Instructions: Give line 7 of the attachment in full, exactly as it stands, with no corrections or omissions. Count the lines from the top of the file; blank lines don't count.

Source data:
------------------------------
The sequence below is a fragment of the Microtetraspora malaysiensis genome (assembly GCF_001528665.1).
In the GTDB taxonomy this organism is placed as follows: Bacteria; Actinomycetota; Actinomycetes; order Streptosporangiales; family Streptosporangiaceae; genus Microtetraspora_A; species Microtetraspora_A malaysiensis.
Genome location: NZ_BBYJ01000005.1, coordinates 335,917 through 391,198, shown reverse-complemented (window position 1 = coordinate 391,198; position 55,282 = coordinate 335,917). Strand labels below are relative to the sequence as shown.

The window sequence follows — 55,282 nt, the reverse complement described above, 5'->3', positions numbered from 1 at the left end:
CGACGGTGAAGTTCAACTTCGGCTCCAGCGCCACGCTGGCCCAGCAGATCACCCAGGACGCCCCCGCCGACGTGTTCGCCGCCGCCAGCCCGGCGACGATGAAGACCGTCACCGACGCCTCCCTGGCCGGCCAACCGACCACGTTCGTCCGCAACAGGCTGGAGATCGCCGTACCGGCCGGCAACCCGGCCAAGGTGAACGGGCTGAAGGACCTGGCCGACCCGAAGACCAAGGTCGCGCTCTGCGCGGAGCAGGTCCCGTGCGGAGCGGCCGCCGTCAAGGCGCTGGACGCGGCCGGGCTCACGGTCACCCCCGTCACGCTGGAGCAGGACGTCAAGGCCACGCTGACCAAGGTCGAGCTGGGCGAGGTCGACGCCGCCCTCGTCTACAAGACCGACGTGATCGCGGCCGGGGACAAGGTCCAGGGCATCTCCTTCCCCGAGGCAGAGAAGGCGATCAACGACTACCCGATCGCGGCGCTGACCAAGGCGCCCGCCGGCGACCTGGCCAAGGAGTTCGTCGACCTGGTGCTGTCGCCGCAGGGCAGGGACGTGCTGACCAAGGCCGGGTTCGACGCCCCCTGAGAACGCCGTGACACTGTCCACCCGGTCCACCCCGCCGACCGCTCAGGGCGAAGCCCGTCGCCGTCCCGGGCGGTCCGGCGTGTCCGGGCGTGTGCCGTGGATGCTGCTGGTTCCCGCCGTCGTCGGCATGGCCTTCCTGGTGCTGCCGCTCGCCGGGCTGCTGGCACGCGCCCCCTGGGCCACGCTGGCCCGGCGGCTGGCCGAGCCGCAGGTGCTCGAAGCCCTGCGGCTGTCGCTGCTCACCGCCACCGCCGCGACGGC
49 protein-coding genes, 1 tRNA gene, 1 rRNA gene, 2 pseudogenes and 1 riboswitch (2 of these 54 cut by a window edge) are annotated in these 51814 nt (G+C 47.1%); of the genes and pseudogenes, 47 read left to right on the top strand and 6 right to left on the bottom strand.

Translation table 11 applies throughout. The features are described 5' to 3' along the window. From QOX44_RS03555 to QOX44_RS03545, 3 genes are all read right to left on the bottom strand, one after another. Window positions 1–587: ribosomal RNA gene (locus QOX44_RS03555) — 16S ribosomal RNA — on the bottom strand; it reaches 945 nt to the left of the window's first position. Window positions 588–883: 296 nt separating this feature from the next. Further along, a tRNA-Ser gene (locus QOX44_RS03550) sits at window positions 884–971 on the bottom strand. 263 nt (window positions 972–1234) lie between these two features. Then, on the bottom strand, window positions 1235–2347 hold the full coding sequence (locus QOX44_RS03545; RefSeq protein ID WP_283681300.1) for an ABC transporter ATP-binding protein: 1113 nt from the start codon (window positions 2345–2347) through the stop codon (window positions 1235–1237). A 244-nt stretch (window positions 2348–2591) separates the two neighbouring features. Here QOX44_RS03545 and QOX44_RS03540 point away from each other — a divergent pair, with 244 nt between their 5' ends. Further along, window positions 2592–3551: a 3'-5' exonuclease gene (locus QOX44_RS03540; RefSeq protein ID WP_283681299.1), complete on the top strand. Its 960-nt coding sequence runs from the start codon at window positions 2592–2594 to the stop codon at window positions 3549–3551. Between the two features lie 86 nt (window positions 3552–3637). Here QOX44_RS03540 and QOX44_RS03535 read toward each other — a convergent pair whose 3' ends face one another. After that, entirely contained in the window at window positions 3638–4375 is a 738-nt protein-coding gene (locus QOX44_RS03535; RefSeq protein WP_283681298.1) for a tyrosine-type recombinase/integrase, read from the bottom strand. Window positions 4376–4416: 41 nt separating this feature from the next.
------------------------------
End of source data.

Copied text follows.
Translation table 11 applies throughout. The features are described 5' to 3' along the window. From QOX44_RS03555 to QOX44_RS03545, 3 genes are all read right to left on the bottom strand, one after another. Window positions 1–587: ribosomal RNA gene (locus QOX44_RS03555) — 16S ribosomal RNA — on the bottom strand; it reaches 945 nt to the left of the window's first position. Window positions 588–883: 296 nt separating this feature from the next. Further along, a tRNA-Ser gene (locus QOX44_RS03550) sits at window positions 884–971 on the bottom strand. 263 nt (window positions 972–1234) lie between these two features. Then, on the bottom strand, window positions 1235–2347 hold the full coding sequence (locus QOX44_RS03545; RefSeq protein ID WP_283681300.1) for an ABC transporter ATP-binding protein: 1113 nt from the start codon (window positions 2345–2347) through the stop codon (window positions 1235–1237). A 244-nt stretch (window positions 2348–2591) separates the two neighbouring features. Here QOX44_RS03545 and QOX44_RS03540 point away from each other — a divergent pair, with 244 nt between their 5' ends. Further along, window positions 2592–3551: a 3'-5' exonuclease gene (locus QOX44_RS03540; RefSeq protein ID WP_283681299.1), complete on the top strand. Its 960-nt coding sequence runs from the start codon at window positions 2592–2594 to the stop codon at window positions 3549–3551. Between the two features lie 86 nt (window positions 3552–3637). Here QOX44_RS03540 and QOX44_RS03535 read toward each other — a convergent pair whose 3' ends face one another. After that, entirely contained in the window at window positions 3638–4375 is a 738-nt protein-coding gene (locus QOX44_RS03535; RefSeq protein WP_283681298.1) for a tyrosine-type recombinase/integrase, read from the bottom strand. Window positions 4376–4416: 41 nt separating this feature from the next.